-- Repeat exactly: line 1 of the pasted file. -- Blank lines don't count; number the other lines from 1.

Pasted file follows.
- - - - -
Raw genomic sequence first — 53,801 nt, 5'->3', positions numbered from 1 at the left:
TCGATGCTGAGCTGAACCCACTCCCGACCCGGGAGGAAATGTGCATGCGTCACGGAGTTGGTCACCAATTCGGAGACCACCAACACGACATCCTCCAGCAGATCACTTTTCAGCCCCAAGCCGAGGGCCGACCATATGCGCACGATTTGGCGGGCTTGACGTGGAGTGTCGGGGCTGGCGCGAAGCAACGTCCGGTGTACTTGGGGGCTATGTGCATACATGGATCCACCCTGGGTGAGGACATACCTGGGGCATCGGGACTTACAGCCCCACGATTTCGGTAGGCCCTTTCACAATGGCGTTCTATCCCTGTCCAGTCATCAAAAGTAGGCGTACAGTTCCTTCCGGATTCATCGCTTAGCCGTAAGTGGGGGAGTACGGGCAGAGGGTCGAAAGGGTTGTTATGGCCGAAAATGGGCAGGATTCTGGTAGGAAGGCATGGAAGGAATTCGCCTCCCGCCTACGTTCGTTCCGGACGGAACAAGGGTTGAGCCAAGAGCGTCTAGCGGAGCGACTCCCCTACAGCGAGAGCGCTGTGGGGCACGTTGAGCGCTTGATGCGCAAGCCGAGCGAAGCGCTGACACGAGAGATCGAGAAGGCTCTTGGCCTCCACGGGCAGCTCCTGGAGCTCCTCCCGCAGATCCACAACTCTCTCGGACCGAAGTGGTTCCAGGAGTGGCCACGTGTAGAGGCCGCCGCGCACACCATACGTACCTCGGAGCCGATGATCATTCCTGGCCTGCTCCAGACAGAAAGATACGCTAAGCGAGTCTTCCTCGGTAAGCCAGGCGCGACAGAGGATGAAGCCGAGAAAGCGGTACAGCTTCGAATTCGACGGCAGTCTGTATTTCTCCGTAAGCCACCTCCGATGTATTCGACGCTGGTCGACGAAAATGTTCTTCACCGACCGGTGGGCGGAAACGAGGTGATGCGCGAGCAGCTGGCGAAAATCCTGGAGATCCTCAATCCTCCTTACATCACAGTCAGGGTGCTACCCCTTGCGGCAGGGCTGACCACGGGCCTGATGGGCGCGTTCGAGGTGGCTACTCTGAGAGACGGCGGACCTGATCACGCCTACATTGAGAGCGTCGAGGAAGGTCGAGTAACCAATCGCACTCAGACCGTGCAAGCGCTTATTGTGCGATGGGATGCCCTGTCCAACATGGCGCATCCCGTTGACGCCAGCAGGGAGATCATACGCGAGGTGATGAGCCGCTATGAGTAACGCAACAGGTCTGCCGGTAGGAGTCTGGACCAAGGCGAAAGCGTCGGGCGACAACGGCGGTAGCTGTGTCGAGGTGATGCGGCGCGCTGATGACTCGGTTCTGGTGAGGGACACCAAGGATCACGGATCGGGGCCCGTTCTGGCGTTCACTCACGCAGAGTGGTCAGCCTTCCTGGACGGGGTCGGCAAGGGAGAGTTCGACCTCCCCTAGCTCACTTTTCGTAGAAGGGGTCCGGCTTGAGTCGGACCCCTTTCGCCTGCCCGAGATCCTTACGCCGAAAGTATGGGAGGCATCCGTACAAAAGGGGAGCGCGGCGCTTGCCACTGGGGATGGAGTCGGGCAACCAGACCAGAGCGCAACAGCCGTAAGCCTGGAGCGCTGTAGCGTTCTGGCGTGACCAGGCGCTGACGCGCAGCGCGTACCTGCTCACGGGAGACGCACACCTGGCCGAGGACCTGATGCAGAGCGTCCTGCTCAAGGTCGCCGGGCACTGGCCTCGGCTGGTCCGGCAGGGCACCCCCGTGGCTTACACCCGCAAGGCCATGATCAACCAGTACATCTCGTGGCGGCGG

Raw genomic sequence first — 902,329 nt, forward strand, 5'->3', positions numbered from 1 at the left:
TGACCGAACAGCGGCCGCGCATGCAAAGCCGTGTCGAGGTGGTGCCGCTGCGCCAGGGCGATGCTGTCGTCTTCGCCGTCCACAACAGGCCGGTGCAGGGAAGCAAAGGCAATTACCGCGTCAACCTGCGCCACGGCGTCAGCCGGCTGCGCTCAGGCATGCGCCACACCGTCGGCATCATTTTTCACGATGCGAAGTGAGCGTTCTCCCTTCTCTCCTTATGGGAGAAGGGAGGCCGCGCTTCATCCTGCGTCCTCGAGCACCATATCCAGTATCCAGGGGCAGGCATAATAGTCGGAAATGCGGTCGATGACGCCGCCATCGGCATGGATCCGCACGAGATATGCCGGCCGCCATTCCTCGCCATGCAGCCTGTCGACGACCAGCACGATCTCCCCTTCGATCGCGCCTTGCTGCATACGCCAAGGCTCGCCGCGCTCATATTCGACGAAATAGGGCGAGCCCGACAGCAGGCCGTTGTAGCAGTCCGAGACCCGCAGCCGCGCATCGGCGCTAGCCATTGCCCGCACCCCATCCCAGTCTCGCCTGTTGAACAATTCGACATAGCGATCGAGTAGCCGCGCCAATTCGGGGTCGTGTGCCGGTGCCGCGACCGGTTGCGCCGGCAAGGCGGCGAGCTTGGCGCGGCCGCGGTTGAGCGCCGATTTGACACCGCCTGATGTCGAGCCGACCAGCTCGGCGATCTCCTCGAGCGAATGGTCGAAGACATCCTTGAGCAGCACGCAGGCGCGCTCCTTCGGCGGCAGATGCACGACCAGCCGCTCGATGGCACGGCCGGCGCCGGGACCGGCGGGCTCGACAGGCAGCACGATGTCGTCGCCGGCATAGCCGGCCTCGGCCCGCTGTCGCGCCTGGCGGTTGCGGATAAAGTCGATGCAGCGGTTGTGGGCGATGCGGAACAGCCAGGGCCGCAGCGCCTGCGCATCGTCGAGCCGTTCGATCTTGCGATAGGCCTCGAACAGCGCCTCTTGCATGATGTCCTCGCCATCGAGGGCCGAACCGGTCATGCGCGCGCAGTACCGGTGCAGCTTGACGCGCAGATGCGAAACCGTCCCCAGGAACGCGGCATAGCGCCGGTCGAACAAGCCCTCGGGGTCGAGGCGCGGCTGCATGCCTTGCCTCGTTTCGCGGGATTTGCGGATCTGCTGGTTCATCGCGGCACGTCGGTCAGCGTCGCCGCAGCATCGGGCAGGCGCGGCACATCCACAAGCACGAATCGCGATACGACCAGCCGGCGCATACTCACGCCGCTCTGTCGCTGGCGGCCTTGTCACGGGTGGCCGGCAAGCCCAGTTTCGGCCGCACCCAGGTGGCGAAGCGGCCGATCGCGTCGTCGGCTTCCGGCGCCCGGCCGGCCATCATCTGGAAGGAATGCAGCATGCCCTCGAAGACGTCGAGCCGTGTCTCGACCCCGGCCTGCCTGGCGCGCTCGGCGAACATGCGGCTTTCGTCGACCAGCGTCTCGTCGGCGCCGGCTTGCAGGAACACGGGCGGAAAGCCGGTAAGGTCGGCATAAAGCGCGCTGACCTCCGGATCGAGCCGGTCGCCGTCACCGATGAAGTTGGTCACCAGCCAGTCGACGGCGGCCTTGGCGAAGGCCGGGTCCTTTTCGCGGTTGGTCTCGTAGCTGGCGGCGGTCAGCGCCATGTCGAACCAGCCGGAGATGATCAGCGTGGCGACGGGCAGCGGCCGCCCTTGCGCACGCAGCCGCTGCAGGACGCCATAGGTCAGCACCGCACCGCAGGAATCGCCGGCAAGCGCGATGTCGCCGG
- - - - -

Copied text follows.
Raw genomic sequence first — 53,801 nt, 5'->3', positions numbered from 1 at the left: